How dance hall dates became a life-long partnership for couple marking 65th anniversary
- Credit: Archant
When they started chatting away on a coach coming home from a famous Norfolk dancing hall it must have seemed at the time like a casual thing.
But love quickly blossomed for Rosemary and Keith Turner, and now the couple, from Wroxham, are about to celebrate their 65th anniversary.
Mrs Turner, 85, said: “He grew up in Wroxham and I grew up in Little Plumstead. The coach used to come around to all the villages to pick people up to go to the Floral Hall in Gorleston.
“They would pick us up on a Saturday night and take us home again afterwards. I was 17 and he was 20 and he was doing national service.
“He was in his RAF uniform and I guess that was how I fell for him.”
Mr and Mrs Turner were planning to have a family gathering to mark the April 2 anniversary, but due to the coronavirus lockdown the celebration will be somewhat more subdued.
Mrs Turner said: “We’ll be fine - we shall have a drink and make the best of it.”
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Their son Nicholas, 60, lives in California and daughter Angela, 51, lives in Surrey. They also have five grandchildren.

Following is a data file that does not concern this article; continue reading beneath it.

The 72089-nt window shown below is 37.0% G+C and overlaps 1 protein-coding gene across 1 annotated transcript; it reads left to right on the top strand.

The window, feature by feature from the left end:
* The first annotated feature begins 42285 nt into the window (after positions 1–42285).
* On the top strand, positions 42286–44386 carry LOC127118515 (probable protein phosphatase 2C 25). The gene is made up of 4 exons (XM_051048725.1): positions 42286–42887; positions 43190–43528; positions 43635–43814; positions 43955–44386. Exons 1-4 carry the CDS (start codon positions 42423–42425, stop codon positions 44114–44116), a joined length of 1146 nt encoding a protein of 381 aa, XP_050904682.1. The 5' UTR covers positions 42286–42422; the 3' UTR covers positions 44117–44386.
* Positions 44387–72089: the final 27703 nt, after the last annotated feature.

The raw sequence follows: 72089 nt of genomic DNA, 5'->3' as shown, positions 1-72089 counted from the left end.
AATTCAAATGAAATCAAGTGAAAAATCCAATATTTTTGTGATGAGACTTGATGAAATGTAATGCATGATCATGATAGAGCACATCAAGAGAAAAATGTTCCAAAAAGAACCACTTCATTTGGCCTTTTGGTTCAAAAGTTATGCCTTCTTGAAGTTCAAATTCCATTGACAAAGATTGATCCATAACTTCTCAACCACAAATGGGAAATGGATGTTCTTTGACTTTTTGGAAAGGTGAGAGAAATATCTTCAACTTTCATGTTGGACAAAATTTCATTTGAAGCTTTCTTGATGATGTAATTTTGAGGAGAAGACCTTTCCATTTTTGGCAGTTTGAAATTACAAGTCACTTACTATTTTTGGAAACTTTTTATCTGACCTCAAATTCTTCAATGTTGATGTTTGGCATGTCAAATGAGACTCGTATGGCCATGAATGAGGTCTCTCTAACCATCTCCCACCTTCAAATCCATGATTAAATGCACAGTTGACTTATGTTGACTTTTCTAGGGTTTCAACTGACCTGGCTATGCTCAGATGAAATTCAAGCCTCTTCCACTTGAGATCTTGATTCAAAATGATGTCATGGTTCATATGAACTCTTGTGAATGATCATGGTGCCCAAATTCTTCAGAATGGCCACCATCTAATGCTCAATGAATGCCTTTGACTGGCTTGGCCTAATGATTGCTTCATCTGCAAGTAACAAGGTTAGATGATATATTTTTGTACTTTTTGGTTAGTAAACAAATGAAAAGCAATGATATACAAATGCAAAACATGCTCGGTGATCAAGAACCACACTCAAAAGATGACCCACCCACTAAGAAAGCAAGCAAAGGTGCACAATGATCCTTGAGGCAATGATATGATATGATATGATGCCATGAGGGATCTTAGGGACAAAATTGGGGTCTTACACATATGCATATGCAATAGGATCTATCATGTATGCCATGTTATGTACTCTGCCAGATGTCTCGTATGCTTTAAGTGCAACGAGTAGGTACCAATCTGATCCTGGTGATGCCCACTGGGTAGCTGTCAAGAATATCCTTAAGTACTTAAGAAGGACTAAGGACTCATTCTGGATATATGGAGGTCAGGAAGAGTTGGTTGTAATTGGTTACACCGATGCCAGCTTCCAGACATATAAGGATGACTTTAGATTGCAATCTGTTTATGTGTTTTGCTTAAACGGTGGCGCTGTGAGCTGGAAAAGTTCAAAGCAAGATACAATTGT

Mr and Mrs Turner got married at Little Plumstead’s church and the reception was at Margaret Harker Hall in Blofield.
From the age of 16 Mr Turner had worked on the Norfolk Chronicle as its North Walsham reporter, and he became an aerial photographer in the RAF. After his national service, he worked for a succession of newspapers as a journalist, features writer and associate editor.
The couple lived in Swansea for six years, Bristol for another six and London for 30 years, where Mr Turner forged a career on Fleet Street in the days of rolling deadlines, photography dark rooms and hot metal printing.
Mrs Turner said: “He worked for the Herald of Wales, the Western Daily Press, the Daily Express, the London Evening News, Evening Standard, Sunday Express and finished on the Sunday Mirror magazine.”
Mrs Turner attended Notre Dame High School in Norwich, worked for the National Provincial Bank in London Street and ended up working at the Citizens Advice Bureau.
Mrs Turner said: “He really enjoyed the life and I enjoyed living and working in London.”
They moved back to Norfolk in 1996.
Mr Turner said they were both keeping active during the lockdown.
He said: “I am currently speed walking two miles, from our home to the entrance of Wroxham Broad and back, trying to beat my current best time of 28 minutes while my wife does 30 minutes of yoga.”